The Odyssey Essay : The Role Of Women In Greek Society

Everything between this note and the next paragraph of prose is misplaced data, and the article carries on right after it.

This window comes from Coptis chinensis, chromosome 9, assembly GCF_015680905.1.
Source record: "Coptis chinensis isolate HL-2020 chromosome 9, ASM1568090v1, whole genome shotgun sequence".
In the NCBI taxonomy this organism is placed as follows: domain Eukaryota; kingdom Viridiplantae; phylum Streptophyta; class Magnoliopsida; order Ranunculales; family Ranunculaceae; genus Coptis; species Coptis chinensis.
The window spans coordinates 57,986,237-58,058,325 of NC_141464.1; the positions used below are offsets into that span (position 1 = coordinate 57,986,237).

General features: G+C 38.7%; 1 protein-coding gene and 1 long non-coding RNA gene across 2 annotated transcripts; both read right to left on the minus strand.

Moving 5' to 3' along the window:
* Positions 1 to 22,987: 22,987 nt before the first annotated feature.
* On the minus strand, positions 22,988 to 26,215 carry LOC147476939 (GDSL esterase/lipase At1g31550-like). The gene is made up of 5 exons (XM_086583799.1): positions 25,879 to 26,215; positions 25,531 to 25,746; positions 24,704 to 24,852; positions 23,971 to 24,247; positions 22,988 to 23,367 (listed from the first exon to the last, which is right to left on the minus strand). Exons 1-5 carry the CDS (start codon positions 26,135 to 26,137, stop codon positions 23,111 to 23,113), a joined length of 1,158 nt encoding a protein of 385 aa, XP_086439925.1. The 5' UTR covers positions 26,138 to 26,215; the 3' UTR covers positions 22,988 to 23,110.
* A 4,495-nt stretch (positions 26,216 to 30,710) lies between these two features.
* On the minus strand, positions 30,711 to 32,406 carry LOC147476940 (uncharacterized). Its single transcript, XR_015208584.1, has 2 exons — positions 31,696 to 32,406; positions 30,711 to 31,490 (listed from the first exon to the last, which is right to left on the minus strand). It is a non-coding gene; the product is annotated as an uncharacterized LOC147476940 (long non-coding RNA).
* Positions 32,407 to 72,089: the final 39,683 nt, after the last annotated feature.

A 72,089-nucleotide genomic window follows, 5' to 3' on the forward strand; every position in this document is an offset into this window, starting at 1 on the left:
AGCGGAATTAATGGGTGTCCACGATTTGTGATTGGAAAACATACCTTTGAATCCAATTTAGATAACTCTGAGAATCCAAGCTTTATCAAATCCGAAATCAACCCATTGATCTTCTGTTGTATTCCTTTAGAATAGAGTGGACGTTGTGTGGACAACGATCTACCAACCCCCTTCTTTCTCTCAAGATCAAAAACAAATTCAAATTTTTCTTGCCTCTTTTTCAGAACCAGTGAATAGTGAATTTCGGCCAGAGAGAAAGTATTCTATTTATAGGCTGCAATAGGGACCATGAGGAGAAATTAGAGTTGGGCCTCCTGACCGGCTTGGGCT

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The Role of Women in Greek Society About fifty percent of the world’s population is female and yet females are treated as if they are less than men or that they are only useful for housework. They are treated as if they don't matter as much as men do. This is the way society has thought for a long time. This thinking goes back to the time of The Odyssey. The Odyssey is an epic poem about an hero who is trying to return home to his family, throughout the way many different women play a part in his journey. Written during a time when women were seen as only there to bear children and take care of them The Odyssey by Homer shows women as inferior to men through stereotypes of women such as evil temptresses, nurturing mothers, and loyal housewives. Evil temptresses are a common stereotype for women in Greek society. Temptresses are disloyal females who try to steer men away from their destination. One such female on Odysseus’ journey is Kirke. Odysseus and his men arrive on the beautiful island of Aeaea, home to the goddess Kirke. Kirke drugs the men and tempts them to stay, as they were men they “could not help consenting/so day by day [they] lingered...until a year grew fat”(X. 515-517). The goddess makes them forget about their journey and their destination. Women like Kirke aren’t the norm in ancient Greek society. They are the women that people look down on. Another group of temptresses who steer Odysseus and crew in the wrong direction are the sirens. Odysseus and his

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